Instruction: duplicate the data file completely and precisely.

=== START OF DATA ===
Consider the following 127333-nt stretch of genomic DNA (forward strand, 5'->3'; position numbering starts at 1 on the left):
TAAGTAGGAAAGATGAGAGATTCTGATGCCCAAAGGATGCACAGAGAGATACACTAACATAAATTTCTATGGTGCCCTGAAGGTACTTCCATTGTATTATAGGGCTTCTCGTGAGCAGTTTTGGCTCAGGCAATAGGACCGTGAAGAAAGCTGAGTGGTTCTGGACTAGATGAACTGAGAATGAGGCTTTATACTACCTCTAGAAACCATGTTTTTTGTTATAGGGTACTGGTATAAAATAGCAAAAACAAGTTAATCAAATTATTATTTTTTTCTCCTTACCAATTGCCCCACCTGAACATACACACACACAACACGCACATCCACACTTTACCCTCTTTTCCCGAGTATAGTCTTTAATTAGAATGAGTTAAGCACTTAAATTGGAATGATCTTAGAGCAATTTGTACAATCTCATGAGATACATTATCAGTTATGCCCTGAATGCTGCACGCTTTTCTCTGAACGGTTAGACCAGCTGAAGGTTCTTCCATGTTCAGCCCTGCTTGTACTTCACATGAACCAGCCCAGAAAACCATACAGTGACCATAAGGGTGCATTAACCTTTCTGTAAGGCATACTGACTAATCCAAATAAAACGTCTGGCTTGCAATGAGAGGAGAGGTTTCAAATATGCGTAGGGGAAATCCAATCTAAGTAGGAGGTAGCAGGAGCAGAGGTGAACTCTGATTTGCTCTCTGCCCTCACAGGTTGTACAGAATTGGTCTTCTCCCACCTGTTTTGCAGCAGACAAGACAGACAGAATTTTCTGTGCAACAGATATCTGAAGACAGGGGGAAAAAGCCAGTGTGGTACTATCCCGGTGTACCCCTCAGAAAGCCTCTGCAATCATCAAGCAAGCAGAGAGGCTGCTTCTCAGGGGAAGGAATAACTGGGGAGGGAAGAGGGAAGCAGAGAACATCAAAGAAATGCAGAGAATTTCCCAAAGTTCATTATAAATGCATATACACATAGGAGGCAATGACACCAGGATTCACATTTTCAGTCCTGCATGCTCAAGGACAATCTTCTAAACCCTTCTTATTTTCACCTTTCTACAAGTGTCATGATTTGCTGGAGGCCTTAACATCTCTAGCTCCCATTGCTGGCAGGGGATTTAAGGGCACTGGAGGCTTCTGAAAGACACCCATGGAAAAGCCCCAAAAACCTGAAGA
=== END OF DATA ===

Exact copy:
Consider the following 127333-nt stretch of genomic DNA (forward strand, 5'->3'; position numbering starts at 1 on the left):
TAAGTAGGAAAGATGAGAGATTCTGATGCCCAAAGGATGCACAGAGAGATACACTAACATAAATTTCTATGGTGCCCTGAAGGTACTTCCATTGTATTATAGGGCTTCTCGTGAGCAGTTTTGGCTCAGGCAATAGGACCGTGAAGAAAGCTGAGTGGTTCTGGACTAGATGAACTGAGAATGAGGCTTTATACTACCTCTAGAAACCATGTTTTTTGTTATAGGGTACTGGTATAAAATAGCAAAAACAAGTTAATCAAATTATTATTTTTTTCTCCTTACCAATTGCCCCACCTGAACATACACACACACAACACGCACATCCACACTTTACCCTCTTTTCCCGAGTATAGTCTTTAATTAGAATGAGTTAAGCACTTAAATTGGAATGATCTTAGAGCAATTTGTACAATCTCATGAGATACATTATCAGTTATGCCCTGAATGCTGCACGCTTTTCTCTGAACGGTTAGACCAGCTGAAGGTTCTTCCATGTTCAGCCCTGCTTGTACTTCACATGAACCAGCCCAGAAAACCATACAGTGACCATAAGGGTGCATTAACCTTTCTGTAAGGCATACTGACTAATCCAAATAAAACGTCTGGCTTGCAATGAGAGGAGAGGTTTCAAATATGCGTAGGGGAAATCCAATCTAAGTAGGAGGTAGCAGGAGCAGAGGTGAACTCTGATTTGCTCTCTGCCCTCACAGGTTGTACAGAATTGGTCTTCTCCCACCTGTTTTGCAGCAGACAAGACAGACAGAATTTTCTGTGCAACAGATATCTGAAGACAGGGGGAAAAAGCCAGTGTGGTACTATCCCGGTGTACCCCTCAGAAAGCCTCTGCAATCATCAAGCAAGCAGAGAGGCTGCTTCTCAGGGGAAGGAATAACTGGGGAGGGAAGAGGGAAGCAGAGAACATCAAAGAAATGCAGAGAATTTCCCAAAGTTCATTATAAATGCATATACACATAGGAGGCAATGACACCAGGATTCACATTTTCAGTCCTGCATGCTCAAGGACAATCTTCTAAACCCTTCTTATTTTCACCTTTCTACAAGTGTCATGATTTGCTGGAGGCCTTAACATCTCTAGCTCCCATTGCTGGCAGGGGATTTAAGGGCACTGGAGGCTTCTGAAAGACACCCATGGAAAAGCCCCAAAAACCTGAAGA